If I were the cynical sort (perish the thought!), I might suggest that MLS realizes its main stream of income, expansion, might be drying up in the coming years. That’s if you go by the “MLS is a Ponzi scheme” theory, which one has to admit has some legs. Charlotte and St. Louis join the league in the next two years, but, after that, there are no more definite candidates, and the pandemic has probably made that an even farther reach for a lot of cities. So perhaps MLS went searching for another revenue source to boost their anemic (comparatively) TV deal. That’s what I would say if I were the cynical sort.
Which is probably what’s led the league to have the hots for tapping into the huge amount of Liga MX fans in the US, which is in the tens of millions. It is the most-watched league in the States, after all. However, let’s not be that cynical, and say that the combined Liga MX-MLS Leagues Cup coming in 2023 involving every team from both leagues is really cool. And it could lead to more cool stuff down the road, probably after the jointly-held (with Canada getting their pat on their head, too) 2026 World Cup.
First off, there’s not really anything in the world like it. Yeah, there are cross-country competitions like the Champions League and Copa Libertadores. And with the rumored group stage aspect, this is kind of what the two leagues are getting after. But neither of those competitions take place at once, as this cup will. Both leagues on either side of the border will pause their season for a month to play this competition in one go. Which should give it a unique feel, perhaps add to the intensity of it, and certainly let it build momentum through the group and knockout stages. At least for the teams in MLS that aren’t scrapping for the top spots in the conference or around the fringes of the playoff spots, this will be a chance to redefine a season. Perhaps the teams at the top of the standings or loitering around the last playoff spots will regard this as a nuisance, but they also might enjoy the pause. And as for the teams chasing a playoff spot, will fans remember clawing into the playoffs, or a deep run in this competition more? Debatable.
But as I’ve said a lot, once you hit the summer months in MLS, the urgency drops. Playoff positions aren’t set, but they aren’t exactly in total dispute either. Combine that with trying to play through some intense heat, and you get a lot of games that are just kind of… there. You get some bonkers ones, too, as teams aren’t all that committed to doing the running to defend either, so it’s something of a balance. This will be a nice little jolt.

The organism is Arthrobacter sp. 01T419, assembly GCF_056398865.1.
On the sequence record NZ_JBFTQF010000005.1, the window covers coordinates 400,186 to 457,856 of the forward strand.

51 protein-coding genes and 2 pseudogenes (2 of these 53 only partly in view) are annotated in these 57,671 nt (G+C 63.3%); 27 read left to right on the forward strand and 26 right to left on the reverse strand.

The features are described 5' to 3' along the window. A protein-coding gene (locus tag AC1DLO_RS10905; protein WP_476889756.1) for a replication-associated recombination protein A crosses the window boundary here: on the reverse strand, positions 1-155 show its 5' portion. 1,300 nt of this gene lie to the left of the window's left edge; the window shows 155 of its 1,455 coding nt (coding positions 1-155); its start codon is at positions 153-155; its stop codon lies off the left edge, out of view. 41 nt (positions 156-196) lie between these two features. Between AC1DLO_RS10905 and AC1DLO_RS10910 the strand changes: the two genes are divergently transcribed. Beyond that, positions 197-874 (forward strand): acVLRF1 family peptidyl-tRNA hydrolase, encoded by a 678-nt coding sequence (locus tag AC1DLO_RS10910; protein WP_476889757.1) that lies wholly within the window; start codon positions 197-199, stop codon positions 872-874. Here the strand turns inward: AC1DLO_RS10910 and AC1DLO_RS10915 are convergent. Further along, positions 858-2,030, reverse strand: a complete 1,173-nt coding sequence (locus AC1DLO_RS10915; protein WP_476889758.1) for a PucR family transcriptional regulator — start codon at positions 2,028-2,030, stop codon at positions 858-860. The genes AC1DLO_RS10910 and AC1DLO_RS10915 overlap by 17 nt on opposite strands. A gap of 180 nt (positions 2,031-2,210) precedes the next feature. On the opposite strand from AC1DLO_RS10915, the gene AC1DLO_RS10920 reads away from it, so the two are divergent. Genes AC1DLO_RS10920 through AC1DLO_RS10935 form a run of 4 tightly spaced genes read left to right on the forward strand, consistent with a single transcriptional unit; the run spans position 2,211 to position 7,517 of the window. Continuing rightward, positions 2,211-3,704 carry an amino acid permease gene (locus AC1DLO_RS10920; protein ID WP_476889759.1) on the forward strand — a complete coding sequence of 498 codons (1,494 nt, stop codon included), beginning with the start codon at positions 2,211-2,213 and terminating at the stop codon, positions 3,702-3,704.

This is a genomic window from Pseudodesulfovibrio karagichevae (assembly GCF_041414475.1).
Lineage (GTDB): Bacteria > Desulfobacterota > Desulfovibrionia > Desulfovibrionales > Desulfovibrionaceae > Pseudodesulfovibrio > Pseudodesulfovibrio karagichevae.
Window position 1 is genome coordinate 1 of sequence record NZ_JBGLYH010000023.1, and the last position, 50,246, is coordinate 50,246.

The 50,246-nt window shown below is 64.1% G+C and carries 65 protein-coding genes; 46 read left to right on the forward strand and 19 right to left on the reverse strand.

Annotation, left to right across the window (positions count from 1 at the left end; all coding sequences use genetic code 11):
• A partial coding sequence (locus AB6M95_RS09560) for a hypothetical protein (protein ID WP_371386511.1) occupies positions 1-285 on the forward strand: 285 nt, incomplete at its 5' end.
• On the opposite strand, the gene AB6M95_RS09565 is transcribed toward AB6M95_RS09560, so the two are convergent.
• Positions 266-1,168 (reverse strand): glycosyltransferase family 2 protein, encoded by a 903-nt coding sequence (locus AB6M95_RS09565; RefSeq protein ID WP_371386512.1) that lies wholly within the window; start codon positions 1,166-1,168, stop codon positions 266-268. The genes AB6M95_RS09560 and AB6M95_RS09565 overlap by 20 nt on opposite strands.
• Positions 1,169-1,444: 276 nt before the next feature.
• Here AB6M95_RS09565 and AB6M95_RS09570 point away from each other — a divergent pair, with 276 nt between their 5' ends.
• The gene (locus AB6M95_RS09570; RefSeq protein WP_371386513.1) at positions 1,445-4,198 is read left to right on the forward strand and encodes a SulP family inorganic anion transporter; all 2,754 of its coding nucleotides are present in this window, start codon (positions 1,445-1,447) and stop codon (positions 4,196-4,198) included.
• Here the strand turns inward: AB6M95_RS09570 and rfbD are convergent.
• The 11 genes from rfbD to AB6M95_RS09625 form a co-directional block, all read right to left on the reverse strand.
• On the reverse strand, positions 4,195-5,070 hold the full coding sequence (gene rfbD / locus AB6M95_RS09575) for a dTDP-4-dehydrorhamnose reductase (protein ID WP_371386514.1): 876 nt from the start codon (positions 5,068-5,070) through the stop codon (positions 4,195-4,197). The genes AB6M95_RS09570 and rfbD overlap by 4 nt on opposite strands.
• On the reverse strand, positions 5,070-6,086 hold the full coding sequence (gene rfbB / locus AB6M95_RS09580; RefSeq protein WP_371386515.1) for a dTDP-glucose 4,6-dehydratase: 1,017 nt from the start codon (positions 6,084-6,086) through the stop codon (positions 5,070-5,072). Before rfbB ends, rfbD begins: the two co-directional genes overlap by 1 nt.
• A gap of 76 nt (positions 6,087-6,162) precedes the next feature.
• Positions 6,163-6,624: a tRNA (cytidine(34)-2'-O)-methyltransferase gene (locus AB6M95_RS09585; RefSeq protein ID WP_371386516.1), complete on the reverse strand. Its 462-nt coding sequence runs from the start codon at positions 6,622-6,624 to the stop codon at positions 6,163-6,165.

The timing should be great for MLS teams, not so much Liga MX teams. Liga MX basically runs on the European calendar, with their Apertura Championship starting at the end of July, usually. Mexico runs two seasons every year essentially, with an “Apertura” season running from July to November with every team playing each other once, and a “Clausura” that runs from January to May with the reverse fixtures from the Apertura. It can be a little confusing but this is how South and Central American teams have done it for a while, so just go with it. As such, this Leagues Cup will either begin before the Mexican season starts, meaning some teams might use it as a preseason training exercise, or it’ll start right after the MX season kicks off, which is also a bit awkward. They’ll have to sort this out.
MLS’s argument will be that this is what happens to their teams in the CONCACAF Champions League, as those knockout rounds start when MLS teams are still in preseason and have left them unequipped to really vie for it. Not sure two wrongs make a right here, but whatever.
What MLS is dreaming about is a separate TV deal, and cashing in on ESPN’s or Fox’s or CBS’s desire for fans in the states to tune in to watch Chivas or Club América, which is hardly a tiny possible audience. The money on such a deal would be of the antihistamine variety (not to be sneezed at!) And MLS will be eying their desire to buy tickets when they have to come north in this tourney, assuming the whole tournament doesn’t take place in the States, which it might. Liga MX will be only too happy to introduce themselves to more and more American fans to boost their US TV deals. No one loses in that sense. Liga MX has had some serious financial issues of late, so any cash injection is welcome. And this one could provide quite the hit.
Of course, how you divide 47 teams (29 MLS, 18 Liga MX) into equal groups is a challenge. Another is just how clocked MLS teams have generally gotten by MX teams in the CONCACAF Champions League over the years (MLS is 9-42 in two-legged ties between teams in the two leagues), and what kind of look it would be for MLS if they were to get domed for the first two or three years of this competition. Thirdly, if it is held in late summer, how do players participating in international tournaments in the summer mix back in? Are they still on break? Just getting back into shape?
The question overhanging all of this is… will this lead to a permanent merger of the two leagues. Owners and execs on both sides have been quick to squash that of late, but it’s hard to ignore how much money it could lead to for both. It wouldn’t happen until after that 2026 World Cup, but if the first couple iterations of this Leagues Cup are a smashing success, watch how quickly those execs go from denying a merger out of hand to smiling mischievously.
For now, or in two years, fans will get a unique and cool competition to watch at a point that is kind of dead on the soccer calendar, at least on these shores. And maybe MLS getting embarrassed a couple times, in anticipation of a possible merger down the road, might see MLS rules changed to get even more around their draconian salary cap and see the league run more like the ones around the world. Hey, a fan can dream.